CANADA

'English in its place'

BRENDA BRANSWELL April 28 1997
CANADA

'English in its place'

BRENDA BRANSWELL April 28 1997

'English in its place'

CANADA

In Quebec’s anglophone circles, it seems that as soon as one language controversy ends, another erupts. The latest dustup occurred after the joint administration of the Royal Victoria and Montreal General hospitals sent staff a voice-mail directive on April 11 advising them to address patients in French first, and to begin their voice mail messages in French. The hospi-

tals, which have bilingual status but are widely viewed as anglophone institutions, issued the directive after receiving complaints from a few patients about inadequate French-language service. But what the hospitals considered a courtesy, some anglophones viewed as an affront. The hospitals then issued a statement pointing out that the French-first guideline has been in place for years and that both languages should be used when first greeting a patient. But some anglophones remained angry, complaining that the hospitals’ stance only served to erode the position of a group already under siege. “We’ve lost so much of our visibility in Montreal,” said English-rights activist Howard Galganov, who organized a protest outside the Royal Victoria late last week.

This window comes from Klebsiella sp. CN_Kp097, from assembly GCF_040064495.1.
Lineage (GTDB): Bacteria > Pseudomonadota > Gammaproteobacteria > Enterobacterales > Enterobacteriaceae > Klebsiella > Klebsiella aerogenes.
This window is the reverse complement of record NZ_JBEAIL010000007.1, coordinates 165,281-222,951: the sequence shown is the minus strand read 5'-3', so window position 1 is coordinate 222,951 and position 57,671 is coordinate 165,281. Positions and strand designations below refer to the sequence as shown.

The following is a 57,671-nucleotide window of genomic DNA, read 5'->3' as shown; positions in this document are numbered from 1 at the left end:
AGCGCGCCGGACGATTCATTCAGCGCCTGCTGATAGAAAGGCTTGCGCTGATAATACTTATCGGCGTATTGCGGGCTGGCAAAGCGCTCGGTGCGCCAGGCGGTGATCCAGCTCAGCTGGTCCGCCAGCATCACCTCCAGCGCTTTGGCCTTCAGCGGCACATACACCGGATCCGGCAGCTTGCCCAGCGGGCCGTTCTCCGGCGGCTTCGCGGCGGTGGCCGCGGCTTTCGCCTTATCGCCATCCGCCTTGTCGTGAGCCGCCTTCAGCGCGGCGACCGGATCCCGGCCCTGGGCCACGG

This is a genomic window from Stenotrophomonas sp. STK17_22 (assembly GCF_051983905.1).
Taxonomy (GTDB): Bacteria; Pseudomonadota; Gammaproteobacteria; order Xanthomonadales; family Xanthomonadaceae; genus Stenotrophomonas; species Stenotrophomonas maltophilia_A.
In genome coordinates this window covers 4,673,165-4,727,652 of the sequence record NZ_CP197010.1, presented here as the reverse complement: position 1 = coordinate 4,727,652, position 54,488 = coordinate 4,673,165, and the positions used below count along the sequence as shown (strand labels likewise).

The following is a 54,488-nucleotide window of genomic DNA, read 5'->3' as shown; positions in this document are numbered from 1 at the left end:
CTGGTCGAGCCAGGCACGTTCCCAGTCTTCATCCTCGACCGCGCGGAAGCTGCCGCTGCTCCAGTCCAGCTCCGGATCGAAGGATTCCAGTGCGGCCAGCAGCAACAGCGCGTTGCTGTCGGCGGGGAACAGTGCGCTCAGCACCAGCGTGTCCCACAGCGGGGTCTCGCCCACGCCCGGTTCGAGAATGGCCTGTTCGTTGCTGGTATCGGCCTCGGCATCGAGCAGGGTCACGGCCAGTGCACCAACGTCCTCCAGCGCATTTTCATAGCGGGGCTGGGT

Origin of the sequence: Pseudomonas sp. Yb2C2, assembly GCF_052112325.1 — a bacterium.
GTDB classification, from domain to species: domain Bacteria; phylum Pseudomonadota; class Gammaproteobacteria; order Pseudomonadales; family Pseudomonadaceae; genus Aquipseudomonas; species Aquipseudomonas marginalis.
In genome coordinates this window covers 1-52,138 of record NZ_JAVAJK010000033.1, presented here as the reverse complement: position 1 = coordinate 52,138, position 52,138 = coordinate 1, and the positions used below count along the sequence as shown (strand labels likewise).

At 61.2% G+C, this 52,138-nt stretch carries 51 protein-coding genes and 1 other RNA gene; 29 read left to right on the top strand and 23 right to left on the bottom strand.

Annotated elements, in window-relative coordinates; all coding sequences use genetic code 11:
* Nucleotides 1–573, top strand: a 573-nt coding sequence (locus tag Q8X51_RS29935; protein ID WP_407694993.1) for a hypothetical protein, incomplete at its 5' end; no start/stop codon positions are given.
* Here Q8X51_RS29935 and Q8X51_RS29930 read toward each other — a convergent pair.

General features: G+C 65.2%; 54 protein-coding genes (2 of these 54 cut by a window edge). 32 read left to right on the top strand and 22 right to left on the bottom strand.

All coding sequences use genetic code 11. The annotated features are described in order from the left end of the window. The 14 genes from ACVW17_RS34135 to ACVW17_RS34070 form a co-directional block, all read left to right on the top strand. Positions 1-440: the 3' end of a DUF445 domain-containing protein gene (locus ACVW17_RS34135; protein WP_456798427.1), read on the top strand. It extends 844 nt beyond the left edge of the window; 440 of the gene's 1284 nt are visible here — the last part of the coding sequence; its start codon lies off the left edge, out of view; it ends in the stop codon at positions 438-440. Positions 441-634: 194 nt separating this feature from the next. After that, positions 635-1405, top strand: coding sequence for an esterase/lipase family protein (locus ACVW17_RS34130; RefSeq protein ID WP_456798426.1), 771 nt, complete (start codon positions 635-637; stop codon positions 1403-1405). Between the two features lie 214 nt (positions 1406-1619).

“We can’t afford to lose any more.” Quebec’s sour post-referendum mood has not improved since Quebec Premier Lucien Bouchard’s conciliatory speech to anglophones at Montreal’s Centaur Theatre in March, 1996. At the time, some anglophones questioned the premier’s sincerity; many now say that Bouchard showed his true stripes last February when he publicly blamed “radicals” in the anglophone community for its poor relations with the Parti Québécois government. But Michael Hamelin, president of the anglophone-rights group Alliance Quebec, suggests that, on the contrary, language disputes continue to fester because Bouchard believes he must placate hardliners within the Parti Québécois. There are, Hamelin says, many reasons for anglophones to be concerned—among them, the PQ government’s plan to bring back the so-called language police to ensure adherence to the province’s laws. “At every turn,” he says, “the linguistic policy of the Quebec government has been very, very clear about putting the English language in its place.” He cites as an example a directive in November to Quebec civil servants discouraging the use of English when dealing with the public.

Others, though, say anglophone anger is overblown. Laval University political scientist Louis Balthazar believes that the linguistic situation in Montreal is better now than it was a decade ago, even though “the reactions have never been as strong as they are today.” Leaders in the anglophone community are motivated by an agenda that goes beyond protecting anglophone rights, he claims. “They want to weaken the Quebec government by all means possible,” Balthazar argues. That includes trying to make a case that, in the event of Quebec sovereignty, partition of the province would be a justifiable way to protect the anglophone community. “All this to me has one target,” he says, “to destabilize a provincial government that will call a referendum in a few years.” Quebec’s quarrels over language, it seems, are still far from over.

BRENDA BRANSWELL